Retired air tightness technician Trevor Clark this month explains what energy exchange is and steps you can take in your household to improve ventilation.

When we get hot and sweaty during a walk, we open the jacket to let air in to remove the moist warm air around our body - this is the exchange of air, to allow the moist warm air out and fresh air into and around our bodies.

In energy terms this exchange of air also means that the energy used to warm the air inside the building can now be lost to the outside as we expel the warm moist air from our homes via an extractor fan.

While just exchanging air is good for our Indoor Air Quality (IAQ) it comes with an energy cost.

Air is a Mass Transfer Medium; and while both the outgoing and incoming air holds energy the outgoing stale air holds more energy than the incoming fresh air.

We could accept that the fresh air required heating and pay the utility bill, but with energy costs now rising substantially, we could also use a system that will either: recover most of the energy, or reclaim all of the energy plus some more.

Heat Recovery or Heat Reclaim Ventilation Terms?

There is a misunderstanding about these two terms, which potentially mean similar things.

To my mind recovery means to ‘take back’ what was ‘lost’ while to reclaim means to ‘restore to a previous natural state’.

As long as the two air streams are kept separated there should be no contamination to either air stream. But we need to keep contaminants out of the system so we use filters to keep the equipment and ducting clean.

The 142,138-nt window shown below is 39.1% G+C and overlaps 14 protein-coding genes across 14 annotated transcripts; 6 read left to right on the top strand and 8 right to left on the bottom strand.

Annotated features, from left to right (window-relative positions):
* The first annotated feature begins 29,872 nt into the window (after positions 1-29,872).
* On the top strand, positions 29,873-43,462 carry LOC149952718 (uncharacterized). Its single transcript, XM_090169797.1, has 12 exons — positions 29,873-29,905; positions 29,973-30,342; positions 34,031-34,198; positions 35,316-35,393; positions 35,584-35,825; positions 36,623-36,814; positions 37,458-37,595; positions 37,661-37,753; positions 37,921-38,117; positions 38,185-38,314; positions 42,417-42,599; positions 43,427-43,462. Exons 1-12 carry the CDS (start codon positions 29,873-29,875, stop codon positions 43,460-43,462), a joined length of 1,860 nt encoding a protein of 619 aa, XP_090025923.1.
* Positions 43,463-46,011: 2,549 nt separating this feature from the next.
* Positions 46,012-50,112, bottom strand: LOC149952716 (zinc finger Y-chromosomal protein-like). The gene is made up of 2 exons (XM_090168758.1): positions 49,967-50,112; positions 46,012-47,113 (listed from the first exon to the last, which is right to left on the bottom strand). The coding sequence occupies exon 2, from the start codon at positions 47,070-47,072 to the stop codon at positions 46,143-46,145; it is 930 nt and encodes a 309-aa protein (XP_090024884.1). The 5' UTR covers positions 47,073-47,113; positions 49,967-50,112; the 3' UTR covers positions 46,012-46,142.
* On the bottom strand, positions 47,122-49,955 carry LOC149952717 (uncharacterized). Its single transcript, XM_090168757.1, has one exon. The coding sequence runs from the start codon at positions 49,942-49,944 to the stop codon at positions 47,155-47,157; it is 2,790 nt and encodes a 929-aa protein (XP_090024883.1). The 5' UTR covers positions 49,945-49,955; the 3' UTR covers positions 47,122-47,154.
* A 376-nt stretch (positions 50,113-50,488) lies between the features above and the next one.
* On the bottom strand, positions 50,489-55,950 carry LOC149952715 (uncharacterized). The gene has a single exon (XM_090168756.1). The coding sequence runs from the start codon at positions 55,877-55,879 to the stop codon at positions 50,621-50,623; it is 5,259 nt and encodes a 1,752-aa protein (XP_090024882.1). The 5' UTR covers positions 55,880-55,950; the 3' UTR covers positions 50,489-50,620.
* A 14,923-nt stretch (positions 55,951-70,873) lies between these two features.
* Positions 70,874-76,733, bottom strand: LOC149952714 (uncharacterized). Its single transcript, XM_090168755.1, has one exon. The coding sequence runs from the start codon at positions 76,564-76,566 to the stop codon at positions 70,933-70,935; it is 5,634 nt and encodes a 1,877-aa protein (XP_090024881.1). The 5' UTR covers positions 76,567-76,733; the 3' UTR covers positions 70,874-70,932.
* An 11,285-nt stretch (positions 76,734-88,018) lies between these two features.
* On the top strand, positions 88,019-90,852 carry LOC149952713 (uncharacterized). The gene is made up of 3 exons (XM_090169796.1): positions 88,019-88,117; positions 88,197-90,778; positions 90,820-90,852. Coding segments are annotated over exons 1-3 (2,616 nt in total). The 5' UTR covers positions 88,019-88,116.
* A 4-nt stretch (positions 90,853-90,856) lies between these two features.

Before getting into the different types of ventilation systems available it is important that any ventilation system includes at least one filter. This should be provided on the fresh air intake to prevent contaminants from outside entering the ventilation system and clogging the energy exchange coils or transfer plates within the unit.

Fresh air outside and the stale air inside contain ‘contaminants’ (particulates which include dusts, fumes, mists, aerosols, and fibres) which for improved IAQ is removed with filters.

While it may not be as important to filter the stale air from our dwellings it may be a requirement for industry to filter their air so it does not get into nearby dwellings.

It may also have other filters that remove contaminates from the return air flow from around the building, this to stop contaminants from being re-circulated again and again.

These filters are generally made from fibres which are treated so as not to release the fibres themselves into the circulating air flow.

Different grades of filter are available and the grade used depends on both the contaminants likely to be found within the building and to what level of contamination is acceptable. For example in an operating theatre we may expect the filters to remove bacteria which in a domestic home would be unreasonable to expect.

No matter which filter is used regular maintenance is required to either clean or replace these filter mediums to prevent the contaminants getting into the air stream as the filters become full and reduce air flow.